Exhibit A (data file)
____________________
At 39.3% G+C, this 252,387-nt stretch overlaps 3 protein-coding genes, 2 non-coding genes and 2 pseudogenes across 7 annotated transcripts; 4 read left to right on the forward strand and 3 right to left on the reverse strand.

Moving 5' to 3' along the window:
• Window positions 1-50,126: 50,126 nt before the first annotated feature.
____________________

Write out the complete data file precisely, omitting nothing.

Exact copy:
At 39.3% G+C, this 252,387-nt stretch overlaps 3 protein-coding genes, 2 non-coding genes and 2 pseudogenes across 7 annotated transcripts; 4 read left to right on the forward strand and 3 right to left on the reverse strand.

Moving 5' to 3' along the window:
• Window positions 1-50,126: 50,126 nt before the first annotated feature.